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North Texas homebuyers feel the pressure of higher mortgage rates

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Texas Squeeze: A series investigating the high costs of high growth in North Texas.

Mortgage rates are on the rise, ending the lowest levels ever seen in the last few years. Coupled with rising house prices and overall inflation, it’s creating a perfect storm for buyers.

According to Freddie Mac, the average interest rate on 30-year fixed-rate mortgages reached 5% in April for the first time in more than 10 years, and then rose to 5.3% on May 12.

With a 3.11% down payment and a 20% down payment in December, Bankrate estimates that the $ 350,000 home principal and interest was $ 1,197 per month before tax and insurance were deducted.

At 5.3%, the monthly payment for a house of the same price would be $ 1,554. That’s a difference of $ 357 in less than five months.

According to the Texas Real Estate Research Center at Texas A & M University, North Texas homes have average selling prices of $ 400,000. Last May, a median $ 340,000 home with a 3% interest rate was paid $ 1,146 per month. Today, median homes cost $ 630 more, or $ 1,776 a month.

Mortgage rates have risen in recent decades, but it’s a combination of rates with competitive markets that have proven difficult. Jennifer Salazar, senior loan officer at Fairway Independent Mortgage Corp. in Garland, said first-time homebuyers are under the most pressure and some have been completely reduced.

“We all have to have a tough conversation. I don’t think realtors and lenders know how to say you’re in a market where you may never be able to buy something. “Salazar said. “I don’t think anyone really knows how to say that in a good way so far.”

A Recent research According to a Bank of America survey, the majority of prospective buyers are prepared to rethink their distance from neighborhoods, entertainment, restaurants and shopping to get a home.

Greg Howe, Bank of America Vice President and Lending Market Leader at Dallas / Fort Worth, said:

Brian Pacorsky, Senior Managing Director of the Dallas Compass, said:

The Mortgage Bankers Association predicts that interest rates will “flatten near current levels.” Mike Fratantoni, Chief Economist of the organization, said: Said in a statement May 5th. This is welcome news for buyers in the highly competitive North Texas market.

Maryam Hamadu, the first homebuyer to work in the health insurance industry, needed to expand her search to Wylie and Princeton in order to stay below the $ 450,000 budget. She suspended her search from February to December last year and was frustrated that she couldn’t find a home she liked in the price range of Plano or its surroundings.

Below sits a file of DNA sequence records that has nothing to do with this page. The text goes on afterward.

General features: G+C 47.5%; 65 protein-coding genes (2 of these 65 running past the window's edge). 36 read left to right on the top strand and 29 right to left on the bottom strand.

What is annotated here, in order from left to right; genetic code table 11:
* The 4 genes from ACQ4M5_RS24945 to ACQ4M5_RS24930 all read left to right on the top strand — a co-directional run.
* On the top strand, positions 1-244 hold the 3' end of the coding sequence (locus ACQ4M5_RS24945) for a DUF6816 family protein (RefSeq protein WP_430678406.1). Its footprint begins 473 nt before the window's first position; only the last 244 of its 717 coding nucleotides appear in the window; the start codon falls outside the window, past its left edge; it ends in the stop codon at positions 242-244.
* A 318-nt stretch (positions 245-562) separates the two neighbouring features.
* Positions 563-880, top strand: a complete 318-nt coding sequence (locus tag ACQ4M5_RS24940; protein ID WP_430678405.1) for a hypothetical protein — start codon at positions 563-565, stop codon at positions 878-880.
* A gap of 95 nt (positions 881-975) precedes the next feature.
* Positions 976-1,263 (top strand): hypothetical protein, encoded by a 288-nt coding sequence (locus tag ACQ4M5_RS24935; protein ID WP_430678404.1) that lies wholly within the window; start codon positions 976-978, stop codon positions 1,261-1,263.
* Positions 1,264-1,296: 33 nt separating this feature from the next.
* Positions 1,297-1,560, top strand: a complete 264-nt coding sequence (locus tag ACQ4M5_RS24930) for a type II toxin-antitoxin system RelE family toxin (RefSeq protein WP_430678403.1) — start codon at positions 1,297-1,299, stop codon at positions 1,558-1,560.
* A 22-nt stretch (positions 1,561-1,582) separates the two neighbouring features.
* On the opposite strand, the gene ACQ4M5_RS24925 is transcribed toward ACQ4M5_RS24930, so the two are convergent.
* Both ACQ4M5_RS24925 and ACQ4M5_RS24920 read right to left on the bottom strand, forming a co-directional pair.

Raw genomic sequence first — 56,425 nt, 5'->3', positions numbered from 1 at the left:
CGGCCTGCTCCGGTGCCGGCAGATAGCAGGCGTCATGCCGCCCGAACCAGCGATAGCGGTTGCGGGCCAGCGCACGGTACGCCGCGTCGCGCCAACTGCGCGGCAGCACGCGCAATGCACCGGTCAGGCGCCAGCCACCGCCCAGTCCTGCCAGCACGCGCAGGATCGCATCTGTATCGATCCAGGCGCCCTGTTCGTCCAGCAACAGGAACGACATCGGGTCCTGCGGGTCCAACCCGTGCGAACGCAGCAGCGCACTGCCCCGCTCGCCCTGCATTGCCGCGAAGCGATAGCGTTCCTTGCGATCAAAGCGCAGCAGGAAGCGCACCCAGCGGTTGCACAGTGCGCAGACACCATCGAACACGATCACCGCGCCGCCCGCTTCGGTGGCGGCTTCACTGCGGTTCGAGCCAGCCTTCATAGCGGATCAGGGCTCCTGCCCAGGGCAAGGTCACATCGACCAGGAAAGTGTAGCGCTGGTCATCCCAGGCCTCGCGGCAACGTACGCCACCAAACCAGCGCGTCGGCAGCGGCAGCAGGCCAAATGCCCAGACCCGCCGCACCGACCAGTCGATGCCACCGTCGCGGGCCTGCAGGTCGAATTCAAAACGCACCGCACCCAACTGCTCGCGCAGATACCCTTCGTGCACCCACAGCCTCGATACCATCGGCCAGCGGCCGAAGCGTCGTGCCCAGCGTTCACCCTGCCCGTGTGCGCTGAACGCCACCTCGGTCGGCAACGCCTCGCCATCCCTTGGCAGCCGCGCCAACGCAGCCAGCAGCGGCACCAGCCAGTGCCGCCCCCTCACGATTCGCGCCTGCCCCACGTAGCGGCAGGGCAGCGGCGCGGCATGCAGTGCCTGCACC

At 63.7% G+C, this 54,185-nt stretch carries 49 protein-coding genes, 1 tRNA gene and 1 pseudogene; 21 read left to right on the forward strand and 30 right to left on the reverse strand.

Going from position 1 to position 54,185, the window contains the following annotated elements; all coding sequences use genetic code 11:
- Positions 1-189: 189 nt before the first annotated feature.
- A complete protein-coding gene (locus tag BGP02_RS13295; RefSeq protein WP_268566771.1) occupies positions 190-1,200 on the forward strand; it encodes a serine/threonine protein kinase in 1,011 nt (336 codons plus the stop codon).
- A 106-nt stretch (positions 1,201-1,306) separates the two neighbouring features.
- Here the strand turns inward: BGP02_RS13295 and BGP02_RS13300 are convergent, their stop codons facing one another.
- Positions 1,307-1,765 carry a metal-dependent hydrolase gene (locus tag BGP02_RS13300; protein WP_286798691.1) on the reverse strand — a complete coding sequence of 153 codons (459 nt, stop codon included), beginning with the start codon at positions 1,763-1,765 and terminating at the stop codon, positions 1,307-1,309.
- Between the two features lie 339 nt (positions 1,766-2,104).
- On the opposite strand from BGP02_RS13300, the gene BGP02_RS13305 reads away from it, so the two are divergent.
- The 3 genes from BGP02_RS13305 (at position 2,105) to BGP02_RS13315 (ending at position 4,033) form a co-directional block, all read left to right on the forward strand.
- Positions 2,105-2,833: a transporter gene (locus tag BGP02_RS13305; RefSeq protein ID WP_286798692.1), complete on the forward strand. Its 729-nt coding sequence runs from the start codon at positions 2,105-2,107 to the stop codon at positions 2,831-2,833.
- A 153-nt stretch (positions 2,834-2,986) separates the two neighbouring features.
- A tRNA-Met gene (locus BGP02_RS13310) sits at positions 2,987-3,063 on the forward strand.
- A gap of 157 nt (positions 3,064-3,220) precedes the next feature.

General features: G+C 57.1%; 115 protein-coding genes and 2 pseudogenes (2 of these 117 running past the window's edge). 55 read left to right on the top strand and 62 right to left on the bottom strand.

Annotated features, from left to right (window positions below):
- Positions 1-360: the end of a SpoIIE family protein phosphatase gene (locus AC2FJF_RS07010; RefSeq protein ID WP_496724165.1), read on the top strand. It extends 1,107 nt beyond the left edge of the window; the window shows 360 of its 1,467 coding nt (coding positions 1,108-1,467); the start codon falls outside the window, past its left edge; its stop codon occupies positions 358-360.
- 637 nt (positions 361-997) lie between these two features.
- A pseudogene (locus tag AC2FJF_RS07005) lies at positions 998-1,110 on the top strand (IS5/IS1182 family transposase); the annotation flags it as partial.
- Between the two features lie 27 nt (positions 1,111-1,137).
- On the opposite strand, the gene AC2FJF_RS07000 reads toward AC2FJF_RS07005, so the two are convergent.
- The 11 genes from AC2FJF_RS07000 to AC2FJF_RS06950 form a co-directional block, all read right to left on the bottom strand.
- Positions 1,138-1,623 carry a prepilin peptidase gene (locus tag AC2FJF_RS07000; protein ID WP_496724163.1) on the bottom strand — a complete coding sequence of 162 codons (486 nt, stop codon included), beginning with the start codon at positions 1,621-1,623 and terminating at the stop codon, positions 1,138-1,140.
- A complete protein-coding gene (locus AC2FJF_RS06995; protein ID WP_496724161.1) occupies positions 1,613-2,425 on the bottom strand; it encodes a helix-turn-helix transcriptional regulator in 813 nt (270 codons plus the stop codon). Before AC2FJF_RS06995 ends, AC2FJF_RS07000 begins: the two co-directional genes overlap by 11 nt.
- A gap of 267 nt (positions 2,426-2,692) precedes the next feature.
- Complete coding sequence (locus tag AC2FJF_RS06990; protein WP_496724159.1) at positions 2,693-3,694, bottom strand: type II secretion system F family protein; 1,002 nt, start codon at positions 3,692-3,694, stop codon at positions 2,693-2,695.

“I realized I couldn’t afford to find a place here myself,” Hamadu said.

Plano’s renter, Mariam Hamadu, suspended her home search for most of last year. She then resumed her search to avoid rising mortgage rates and home prices.(Unjashline)

When she started searching last January, mortgage rates were less than 3%. She decided to move again in the winter to stay ahead of further rises in both her rates and home prices.

She also focuses on new construction, even if it could be on the waiting list for up to a year to avoid the unpredictable situation of bidding on a house and paying much more than the asking price. I am.

“We decided we needed to get up again before things got worse,” Hamadu said.

Bank of America found that 40% of buyers said that too high interest rates were one of the reasons they hesitated to buy. Still, low housing supply and high prices in the market can be a major factor in the minds of many buyers. Howe said the charges did not significantly affect the overall demand for his office.

“We still have many clients who are interested in buying,” Howe said. “The biggest problem they currently have is getting the offer accepted because there isn’t enough supply in the market.”

Another first-time buyer, Kevin Turner, said he had offered about 20 homes since last year and encountered a situation where paying $ 30,000 to $ 50,000 for the asking price wasn’t enough. Told. Rising mortgage rates haven’t affected his buying ability or willingness to buy so far, but he said it could change in the next six months.

“But if anything, when interest rates go up, some of me are moving forward, well, that may slow down the competition a bit,” he said. “But I haven’t seen it.”

Turner said he regrets not entering the market in 2020, when interest rates were very low and prices were not very high. His girlfriend predicted that the market would explode next year.

“She isn’t a financial or real estate expert, but a man, she called it,” Turner said. “I should probably have listened to her.”

Note: This story was updated on Friday to correct the year-over-year difference in monthly mortgage payments.

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